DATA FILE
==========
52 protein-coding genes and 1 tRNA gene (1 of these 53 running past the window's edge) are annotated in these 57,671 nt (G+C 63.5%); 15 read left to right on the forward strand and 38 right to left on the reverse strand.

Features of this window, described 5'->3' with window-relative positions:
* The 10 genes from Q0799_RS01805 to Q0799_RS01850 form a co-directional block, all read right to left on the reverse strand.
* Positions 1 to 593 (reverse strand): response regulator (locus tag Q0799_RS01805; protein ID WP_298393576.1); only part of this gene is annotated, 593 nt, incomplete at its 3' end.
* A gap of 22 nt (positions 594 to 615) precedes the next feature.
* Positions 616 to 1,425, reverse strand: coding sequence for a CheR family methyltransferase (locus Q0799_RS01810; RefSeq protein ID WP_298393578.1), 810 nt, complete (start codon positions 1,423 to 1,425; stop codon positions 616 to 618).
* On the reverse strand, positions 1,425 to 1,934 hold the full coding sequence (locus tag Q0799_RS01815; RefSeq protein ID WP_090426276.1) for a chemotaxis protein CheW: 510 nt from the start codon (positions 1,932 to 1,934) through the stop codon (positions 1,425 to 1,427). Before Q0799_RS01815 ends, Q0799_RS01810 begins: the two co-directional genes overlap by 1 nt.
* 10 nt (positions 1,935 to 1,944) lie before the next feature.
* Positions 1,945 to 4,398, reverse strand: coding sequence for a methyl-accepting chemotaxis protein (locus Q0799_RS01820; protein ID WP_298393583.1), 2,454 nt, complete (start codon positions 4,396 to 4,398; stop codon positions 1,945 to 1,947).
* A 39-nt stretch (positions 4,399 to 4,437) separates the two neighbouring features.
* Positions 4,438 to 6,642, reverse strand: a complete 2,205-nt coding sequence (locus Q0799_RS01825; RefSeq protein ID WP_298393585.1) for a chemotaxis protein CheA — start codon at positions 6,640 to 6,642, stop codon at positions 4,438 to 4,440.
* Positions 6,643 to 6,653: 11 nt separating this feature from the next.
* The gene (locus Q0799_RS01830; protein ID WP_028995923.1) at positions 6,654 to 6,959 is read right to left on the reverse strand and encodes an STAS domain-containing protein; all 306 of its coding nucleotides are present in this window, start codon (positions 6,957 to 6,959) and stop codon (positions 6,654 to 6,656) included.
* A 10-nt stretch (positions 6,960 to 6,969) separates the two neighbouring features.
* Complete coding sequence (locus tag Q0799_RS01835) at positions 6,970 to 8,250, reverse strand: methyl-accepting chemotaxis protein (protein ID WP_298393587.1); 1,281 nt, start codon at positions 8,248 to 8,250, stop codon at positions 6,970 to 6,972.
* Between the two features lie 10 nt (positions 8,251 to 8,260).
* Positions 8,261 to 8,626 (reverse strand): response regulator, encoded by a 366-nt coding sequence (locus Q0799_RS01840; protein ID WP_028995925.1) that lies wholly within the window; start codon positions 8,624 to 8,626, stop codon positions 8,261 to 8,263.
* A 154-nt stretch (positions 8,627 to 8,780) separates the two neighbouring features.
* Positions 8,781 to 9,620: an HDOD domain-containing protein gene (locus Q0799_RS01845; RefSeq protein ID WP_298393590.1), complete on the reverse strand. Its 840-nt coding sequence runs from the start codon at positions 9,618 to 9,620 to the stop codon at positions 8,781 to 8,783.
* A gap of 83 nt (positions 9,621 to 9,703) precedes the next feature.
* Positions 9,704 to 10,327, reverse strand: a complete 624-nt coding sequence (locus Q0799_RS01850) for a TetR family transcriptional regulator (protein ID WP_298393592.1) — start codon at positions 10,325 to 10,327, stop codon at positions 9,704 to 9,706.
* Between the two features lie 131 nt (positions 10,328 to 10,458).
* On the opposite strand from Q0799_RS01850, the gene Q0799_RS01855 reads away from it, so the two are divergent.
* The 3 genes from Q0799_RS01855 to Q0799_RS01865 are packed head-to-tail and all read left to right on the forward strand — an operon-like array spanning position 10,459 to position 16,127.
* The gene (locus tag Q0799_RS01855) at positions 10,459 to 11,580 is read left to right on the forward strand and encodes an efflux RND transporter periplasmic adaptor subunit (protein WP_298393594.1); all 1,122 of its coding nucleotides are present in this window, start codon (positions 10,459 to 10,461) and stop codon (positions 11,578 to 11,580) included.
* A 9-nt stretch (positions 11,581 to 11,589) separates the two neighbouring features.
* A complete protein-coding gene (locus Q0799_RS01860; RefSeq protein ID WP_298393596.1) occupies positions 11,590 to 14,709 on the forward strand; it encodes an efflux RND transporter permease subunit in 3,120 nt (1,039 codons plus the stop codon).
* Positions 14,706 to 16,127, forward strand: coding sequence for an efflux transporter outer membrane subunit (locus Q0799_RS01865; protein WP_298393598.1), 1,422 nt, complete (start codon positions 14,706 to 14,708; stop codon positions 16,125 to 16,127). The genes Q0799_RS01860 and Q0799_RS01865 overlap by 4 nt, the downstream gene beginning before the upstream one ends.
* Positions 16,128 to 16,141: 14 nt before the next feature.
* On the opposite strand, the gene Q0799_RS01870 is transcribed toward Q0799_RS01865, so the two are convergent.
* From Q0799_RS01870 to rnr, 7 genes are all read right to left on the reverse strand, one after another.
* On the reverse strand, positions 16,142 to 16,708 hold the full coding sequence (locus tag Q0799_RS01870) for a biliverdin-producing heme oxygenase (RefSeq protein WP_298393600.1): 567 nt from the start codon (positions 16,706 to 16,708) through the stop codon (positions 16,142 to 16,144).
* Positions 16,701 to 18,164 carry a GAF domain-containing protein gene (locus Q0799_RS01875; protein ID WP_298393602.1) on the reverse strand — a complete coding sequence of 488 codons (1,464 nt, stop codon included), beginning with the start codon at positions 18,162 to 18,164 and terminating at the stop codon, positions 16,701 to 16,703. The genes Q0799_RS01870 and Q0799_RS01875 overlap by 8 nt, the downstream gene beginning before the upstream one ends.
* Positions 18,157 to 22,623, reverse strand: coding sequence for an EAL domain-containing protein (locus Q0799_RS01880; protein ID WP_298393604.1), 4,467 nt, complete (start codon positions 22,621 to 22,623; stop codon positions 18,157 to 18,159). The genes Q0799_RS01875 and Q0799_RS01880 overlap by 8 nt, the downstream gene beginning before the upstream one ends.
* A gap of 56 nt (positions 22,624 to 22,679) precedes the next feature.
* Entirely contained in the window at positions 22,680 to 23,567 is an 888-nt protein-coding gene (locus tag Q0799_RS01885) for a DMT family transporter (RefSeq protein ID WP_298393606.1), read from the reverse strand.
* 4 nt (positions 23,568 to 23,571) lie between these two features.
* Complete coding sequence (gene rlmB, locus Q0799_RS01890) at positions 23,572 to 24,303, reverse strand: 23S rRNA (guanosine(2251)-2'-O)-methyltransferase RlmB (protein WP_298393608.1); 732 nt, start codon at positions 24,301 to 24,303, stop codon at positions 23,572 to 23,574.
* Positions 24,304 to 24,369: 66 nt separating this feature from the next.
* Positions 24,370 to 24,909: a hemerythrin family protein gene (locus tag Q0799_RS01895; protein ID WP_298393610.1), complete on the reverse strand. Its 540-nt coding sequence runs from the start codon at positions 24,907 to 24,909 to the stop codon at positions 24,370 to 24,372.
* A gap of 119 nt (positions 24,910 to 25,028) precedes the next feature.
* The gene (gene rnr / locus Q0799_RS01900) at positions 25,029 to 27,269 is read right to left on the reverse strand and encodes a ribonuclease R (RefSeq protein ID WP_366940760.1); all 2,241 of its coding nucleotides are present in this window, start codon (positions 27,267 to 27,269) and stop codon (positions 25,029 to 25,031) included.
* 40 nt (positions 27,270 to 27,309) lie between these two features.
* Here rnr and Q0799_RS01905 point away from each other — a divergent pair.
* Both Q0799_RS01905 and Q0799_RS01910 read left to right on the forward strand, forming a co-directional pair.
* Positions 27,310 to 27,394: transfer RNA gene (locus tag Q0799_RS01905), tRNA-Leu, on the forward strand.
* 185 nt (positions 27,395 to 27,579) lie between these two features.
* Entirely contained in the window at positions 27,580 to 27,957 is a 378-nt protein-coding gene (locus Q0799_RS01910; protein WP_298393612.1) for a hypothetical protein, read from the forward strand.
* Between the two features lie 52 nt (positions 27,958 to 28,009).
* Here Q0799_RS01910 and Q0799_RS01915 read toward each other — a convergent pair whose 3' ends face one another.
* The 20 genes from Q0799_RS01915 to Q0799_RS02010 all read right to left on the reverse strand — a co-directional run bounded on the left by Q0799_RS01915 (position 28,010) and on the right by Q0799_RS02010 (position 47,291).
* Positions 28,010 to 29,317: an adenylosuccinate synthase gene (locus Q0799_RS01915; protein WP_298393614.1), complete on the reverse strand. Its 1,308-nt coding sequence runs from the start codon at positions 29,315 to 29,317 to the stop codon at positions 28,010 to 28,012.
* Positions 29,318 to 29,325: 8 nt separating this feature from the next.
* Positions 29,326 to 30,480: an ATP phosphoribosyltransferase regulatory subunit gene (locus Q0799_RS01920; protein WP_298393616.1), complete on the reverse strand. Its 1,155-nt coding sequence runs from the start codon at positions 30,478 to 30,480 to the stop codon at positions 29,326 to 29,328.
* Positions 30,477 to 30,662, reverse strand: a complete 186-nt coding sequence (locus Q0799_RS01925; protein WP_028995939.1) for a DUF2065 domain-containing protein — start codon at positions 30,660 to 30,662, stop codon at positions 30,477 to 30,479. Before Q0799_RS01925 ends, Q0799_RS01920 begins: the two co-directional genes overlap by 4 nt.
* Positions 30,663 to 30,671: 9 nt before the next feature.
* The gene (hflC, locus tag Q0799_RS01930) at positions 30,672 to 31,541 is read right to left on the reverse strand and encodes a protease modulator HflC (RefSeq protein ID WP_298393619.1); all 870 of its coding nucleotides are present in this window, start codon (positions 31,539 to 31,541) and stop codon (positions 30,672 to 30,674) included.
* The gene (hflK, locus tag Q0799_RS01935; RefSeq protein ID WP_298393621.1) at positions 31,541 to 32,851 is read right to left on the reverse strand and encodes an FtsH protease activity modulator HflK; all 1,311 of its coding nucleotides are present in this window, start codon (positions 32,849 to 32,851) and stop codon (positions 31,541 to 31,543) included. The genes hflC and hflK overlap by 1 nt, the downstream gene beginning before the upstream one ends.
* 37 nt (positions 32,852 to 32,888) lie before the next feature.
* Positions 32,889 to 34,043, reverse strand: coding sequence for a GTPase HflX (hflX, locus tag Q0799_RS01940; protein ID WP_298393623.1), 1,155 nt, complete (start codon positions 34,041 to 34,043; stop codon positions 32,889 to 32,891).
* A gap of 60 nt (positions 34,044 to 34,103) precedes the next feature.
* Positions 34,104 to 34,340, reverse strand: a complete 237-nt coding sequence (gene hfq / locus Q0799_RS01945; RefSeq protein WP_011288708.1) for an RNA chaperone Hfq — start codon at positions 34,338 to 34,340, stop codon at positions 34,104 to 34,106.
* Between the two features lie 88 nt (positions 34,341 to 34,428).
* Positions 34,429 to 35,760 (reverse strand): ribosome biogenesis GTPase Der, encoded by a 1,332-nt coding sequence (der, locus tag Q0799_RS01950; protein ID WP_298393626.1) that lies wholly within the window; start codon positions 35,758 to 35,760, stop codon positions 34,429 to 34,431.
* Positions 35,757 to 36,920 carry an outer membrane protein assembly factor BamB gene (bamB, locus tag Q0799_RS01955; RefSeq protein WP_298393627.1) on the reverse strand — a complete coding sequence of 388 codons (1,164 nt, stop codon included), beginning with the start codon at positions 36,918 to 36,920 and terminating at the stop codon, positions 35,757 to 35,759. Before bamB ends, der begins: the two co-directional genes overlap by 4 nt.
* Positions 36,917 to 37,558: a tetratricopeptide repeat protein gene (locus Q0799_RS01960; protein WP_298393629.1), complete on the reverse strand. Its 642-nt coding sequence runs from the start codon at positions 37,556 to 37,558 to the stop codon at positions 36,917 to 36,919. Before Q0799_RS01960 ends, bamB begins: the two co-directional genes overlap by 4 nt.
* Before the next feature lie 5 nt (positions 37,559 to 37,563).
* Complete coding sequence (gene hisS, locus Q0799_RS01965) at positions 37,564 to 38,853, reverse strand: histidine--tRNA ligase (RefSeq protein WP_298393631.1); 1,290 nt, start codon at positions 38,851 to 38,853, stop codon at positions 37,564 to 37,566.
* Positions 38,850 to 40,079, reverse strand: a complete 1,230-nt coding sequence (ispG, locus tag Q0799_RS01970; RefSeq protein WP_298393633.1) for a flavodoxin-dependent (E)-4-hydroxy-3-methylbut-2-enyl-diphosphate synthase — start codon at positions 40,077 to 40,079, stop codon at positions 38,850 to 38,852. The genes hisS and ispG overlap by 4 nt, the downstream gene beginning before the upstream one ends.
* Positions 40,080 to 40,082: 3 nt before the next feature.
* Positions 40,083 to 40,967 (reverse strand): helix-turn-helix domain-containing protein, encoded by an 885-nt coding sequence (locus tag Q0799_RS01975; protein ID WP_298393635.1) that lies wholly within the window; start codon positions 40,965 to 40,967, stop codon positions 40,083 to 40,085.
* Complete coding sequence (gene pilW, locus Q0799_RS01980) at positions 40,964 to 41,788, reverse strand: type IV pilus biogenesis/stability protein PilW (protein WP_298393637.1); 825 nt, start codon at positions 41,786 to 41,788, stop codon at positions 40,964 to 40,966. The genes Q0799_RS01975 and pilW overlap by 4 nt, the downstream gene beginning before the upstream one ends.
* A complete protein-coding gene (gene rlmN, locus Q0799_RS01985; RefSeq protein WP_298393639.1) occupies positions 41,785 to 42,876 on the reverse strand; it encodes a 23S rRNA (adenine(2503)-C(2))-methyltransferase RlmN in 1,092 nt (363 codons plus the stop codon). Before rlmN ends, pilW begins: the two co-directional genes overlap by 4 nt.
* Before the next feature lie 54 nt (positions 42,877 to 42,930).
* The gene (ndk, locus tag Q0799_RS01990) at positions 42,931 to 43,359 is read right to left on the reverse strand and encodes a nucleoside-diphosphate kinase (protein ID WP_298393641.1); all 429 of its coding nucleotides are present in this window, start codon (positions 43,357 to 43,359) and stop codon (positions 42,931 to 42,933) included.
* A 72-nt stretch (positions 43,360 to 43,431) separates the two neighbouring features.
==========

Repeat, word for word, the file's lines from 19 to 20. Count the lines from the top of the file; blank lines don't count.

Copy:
* Positions 8,781 to 9,620: an HDOD domain-containing protein gene (locus Q0799_RS01845; RefSeq protein ID WP_298393590.1), complete on the reverse strand. Its 840-nt coding sequence runs from the start codon at positions 9,618 to 9,620 to the stop codon at positions 8,781 to 8,783.
* A gap of 83 nt (positions 9,621 to 9,703) precedes the next feature.